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AstraZeneca UK Limited

Horizon Place, 600 Capability Green, Luton, Bedfordshire, LU1 3LU
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Summary of Product Characteristics last updated on the eMC: 26/01/2011

Half Inderal LA 80mg

1. Name of the medicinal product

Half Inderal LA 80mg

2. Qualitative and quantitative composition

Propranolol hydrochloride Ph Eur 80 mg

3. Pharmaceutical form

Pink/lavender or white opaque capsules containing propranolol hydrochloride in a prolonged release formulation.

4. Clinical particulars

4.1 Therapeutic indications

a) Management of angina

b) Prophylaxis of migraine

c) Management of essential tremor

d) Relief of situational anxiety and generalised anxiety, particularly those of somatic type

e) Adjunctive management of thyrotoxicosis

f) Prophylaxis of upper gastro-intestinal bleeding in patients with portal hypertension and oesophageal varices

g) Control of hypertension

4.2 Posology and method of administration

For oral administration. The capsule must not be chewed, but swallowed whole to ensure a prolonged release action.


Hypertension: The usual starting dose is one 160 mg Inderal LA capsule daily, taken either morning or evening. An adequate response is seen in most patients at this dosage. If necessary, it can be increased in 80 mg Half-Inderal LA increments until an adequate response is achieved. A further reduction in blood pressure can be obtained if a diuretic or other antihypertensive agent is given in addition to Inderal LA and Half-Inderal LA.

Angina, essential tremor, thyrotoxicosis and the prophylaxis of migraine: One Half-Inderal LA capsule daily, taken either morning or evening, may be sufficient to provide adequate control in many patients. If necessary the dose may be increased to one Inderal LA capsule per day and an additional Half-Inderal LA increment may be given.

Situational and generalised anxiety: One Half-Inderal LA capsule taken daily should be sufficient to provide short-term relief of acute situational anxiety. Generalised anxiety, requiring longer term therapy, usually responds adequately at the same dosage. In individual cases, the dosage may be increased to one Inderal LA capsule per day. Treatment should be continued according to response. Patients should be reviewed after 6 to 12 months' treatment.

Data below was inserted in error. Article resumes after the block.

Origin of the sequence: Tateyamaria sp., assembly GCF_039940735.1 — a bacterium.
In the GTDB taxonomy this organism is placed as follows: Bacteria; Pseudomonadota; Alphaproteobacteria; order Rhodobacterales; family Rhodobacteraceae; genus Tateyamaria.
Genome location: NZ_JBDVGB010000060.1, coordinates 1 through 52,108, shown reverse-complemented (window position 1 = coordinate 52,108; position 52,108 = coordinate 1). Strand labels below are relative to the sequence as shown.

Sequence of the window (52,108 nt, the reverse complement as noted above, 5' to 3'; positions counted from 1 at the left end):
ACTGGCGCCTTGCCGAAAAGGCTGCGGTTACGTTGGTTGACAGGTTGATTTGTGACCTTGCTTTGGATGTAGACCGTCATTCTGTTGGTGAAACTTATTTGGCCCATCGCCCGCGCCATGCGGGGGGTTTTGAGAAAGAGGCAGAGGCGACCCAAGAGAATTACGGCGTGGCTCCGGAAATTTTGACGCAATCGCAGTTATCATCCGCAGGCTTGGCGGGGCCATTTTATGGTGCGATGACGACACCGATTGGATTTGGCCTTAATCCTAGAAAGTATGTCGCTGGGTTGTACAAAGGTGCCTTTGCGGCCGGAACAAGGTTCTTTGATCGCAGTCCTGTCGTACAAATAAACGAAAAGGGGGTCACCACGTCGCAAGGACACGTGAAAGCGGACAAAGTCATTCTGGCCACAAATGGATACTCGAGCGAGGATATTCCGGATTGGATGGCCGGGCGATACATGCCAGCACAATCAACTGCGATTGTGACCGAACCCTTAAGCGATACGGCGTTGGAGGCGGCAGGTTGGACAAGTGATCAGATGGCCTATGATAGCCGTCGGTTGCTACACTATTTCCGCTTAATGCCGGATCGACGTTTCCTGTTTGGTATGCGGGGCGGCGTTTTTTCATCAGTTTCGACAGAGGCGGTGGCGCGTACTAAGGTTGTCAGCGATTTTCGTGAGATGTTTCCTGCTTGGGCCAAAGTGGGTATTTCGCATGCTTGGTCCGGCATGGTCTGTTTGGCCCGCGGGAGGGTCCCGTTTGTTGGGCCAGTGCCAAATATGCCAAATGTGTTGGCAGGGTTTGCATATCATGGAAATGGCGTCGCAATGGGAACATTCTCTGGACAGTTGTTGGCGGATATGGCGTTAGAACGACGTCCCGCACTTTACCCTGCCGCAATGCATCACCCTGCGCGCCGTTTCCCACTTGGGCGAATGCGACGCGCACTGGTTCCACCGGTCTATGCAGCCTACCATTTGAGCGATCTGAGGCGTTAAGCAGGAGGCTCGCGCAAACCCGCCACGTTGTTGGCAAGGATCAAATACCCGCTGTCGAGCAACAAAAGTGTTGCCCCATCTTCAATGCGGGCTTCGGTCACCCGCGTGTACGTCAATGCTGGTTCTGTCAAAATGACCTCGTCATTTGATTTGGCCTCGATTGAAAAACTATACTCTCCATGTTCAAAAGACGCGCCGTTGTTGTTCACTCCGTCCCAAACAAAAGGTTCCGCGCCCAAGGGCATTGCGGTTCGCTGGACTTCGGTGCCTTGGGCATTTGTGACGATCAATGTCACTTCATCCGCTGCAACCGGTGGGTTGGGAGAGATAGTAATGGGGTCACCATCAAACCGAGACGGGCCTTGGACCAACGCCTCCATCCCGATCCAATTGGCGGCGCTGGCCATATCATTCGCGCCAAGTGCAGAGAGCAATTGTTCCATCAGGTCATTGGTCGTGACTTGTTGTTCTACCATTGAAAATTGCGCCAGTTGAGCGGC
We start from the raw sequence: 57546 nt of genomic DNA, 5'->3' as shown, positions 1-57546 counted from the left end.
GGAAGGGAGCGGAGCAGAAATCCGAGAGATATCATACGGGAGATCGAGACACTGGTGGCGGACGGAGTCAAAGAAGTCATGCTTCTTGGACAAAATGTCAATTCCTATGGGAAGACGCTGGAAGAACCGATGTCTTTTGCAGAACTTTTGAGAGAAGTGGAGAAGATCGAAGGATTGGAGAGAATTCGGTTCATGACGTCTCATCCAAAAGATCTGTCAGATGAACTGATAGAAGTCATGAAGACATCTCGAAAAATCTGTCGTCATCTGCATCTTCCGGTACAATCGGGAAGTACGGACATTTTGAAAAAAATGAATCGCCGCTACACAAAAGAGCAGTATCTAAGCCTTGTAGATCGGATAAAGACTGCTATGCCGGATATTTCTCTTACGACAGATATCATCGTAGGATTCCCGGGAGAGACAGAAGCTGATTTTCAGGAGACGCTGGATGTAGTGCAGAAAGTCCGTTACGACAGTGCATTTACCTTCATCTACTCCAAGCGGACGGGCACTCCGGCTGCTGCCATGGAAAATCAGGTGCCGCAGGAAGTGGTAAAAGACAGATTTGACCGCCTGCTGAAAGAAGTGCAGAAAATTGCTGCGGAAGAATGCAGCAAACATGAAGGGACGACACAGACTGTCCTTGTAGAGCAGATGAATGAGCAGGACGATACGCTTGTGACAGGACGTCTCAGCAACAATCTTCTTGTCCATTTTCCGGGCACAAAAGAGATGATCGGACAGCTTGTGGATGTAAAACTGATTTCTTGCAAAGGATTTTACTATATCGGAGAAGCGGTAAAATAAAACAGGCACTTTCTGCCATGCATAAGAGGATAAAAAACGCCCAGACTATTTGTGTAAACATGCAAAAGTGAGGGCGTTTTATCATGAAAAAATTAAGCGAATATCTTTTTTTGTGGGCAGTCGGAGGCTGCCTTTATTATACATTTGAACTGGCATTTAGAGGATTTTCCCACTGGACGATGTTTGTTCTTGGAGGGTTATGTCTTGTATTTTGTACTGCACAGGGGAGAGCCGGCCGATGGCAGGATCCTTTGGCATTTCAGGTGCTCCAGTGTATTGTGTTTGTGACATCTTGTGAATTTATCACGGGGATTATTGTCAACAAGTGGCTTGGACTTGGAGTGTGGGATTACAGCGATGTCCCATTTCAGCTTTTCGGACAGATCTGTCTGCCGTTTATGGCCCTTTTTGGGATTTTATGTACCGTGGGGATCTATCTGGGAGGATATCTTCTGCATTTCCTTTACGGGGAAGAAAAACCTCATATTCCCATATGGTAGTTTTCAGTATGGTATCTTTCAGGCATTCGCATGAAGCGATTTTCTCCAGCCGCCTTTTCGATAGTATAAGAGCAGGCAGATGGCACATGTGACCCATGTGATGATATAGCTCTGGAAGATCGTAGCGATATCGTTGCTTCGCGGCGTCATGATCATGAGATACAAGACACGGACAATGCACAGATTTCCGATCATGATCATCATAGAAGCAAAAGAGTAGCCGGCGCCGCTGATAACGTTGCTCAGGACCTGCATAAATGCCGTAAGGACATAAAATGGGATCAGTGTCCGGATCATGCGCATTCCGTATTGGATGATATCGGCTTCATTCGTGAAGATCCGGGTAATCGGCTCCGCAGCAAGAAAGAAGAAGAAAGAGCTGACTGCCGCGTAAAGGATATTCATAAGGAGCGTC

Portal hypertension: Dosage should be titrated to achieve approximately 25% reduction in resting heart rate. Dosing should begin with one 80 mg Half-Inderal LA capsule daily, increasing to one 160 mg Inderal LA capsule daily depending on heart rate response. Further 80 mg Half-Inderal LA increments may be added up to a maximum dose of 320 mg once daily.

Patients who are already established on equivalent daily doses of Inderal tablets should be transferred to the equivalent doses of Half-Inderal LA or Inderal LA daily, taken either morning or evening.


Inderal LA and Half-Inderal LA are not intended for use in children.

Elderly Patients

Evidence concerning the relation between blood level and age is conflicting. It is suggested that treatment should start with one Half-Inderal LA capsule once daily. The dose may be increased to one Inderal LA capsule daily or higher as appropriate.

4.3 Contraindications

Inderal LA and Half-Inderal LA must not be used if there is a history of bronchial asthma or bronchospasm. The product label states the following warning: “Do not take Inderal LA if you have a history of asthma or wheezing”. A similar warning appears in the Patient Information Leaflet.

Bronchospasm can usually be reversed by beta2 agonist bronchodilators such as salbutamol. Large doses of the beta2 agonist bronchodilator may be required to overcome the beta blockade produced by propranolol and the dose should be titrated according to the clinical response; both intravenous and inhalational administration should be considered. The use of intravenous aminophylline and/or the use of ipratropium (given by nebuliser) may also be considered. Glucagon (1 to 2 mg given intravenously) has also been reported to produce a bronchodilator effect in asthmatic patients. Oxygen or artificial ventilation may be required in severe cases.

Inderal LA and Half-Inderal LA, as with other beta-blockers, must not be used in patients with any of the following conditions: known hypersensitivity to the substance, bradycardia, cardiogenic shock, hypotension, metabolic acidosis, after prolonged fasting, severe peripheral arterial circulatory disturbances, second or third degree heart block, sick sinus syndrome, untreated phaeochromocytoma, uncontrolled heart failure or Prinzmetal's angina.

Inderal LA and Half-Inderal LA must not be used in patients prone to hypoglycaemia, i.e. patients after prolonged fasting or patients with restricted counter-regulatory reserves.

4.4 Special warnings and precautions for use

Inderal LA and Half-Inderal LA as with other beta-blockers:

• although contra-indicated in uncontrolled heart failure (see Section 4.3) may be used in patients whose signs of heart failure have been controlled. Caution must be exercised in patients whose cardiac reserve is poor.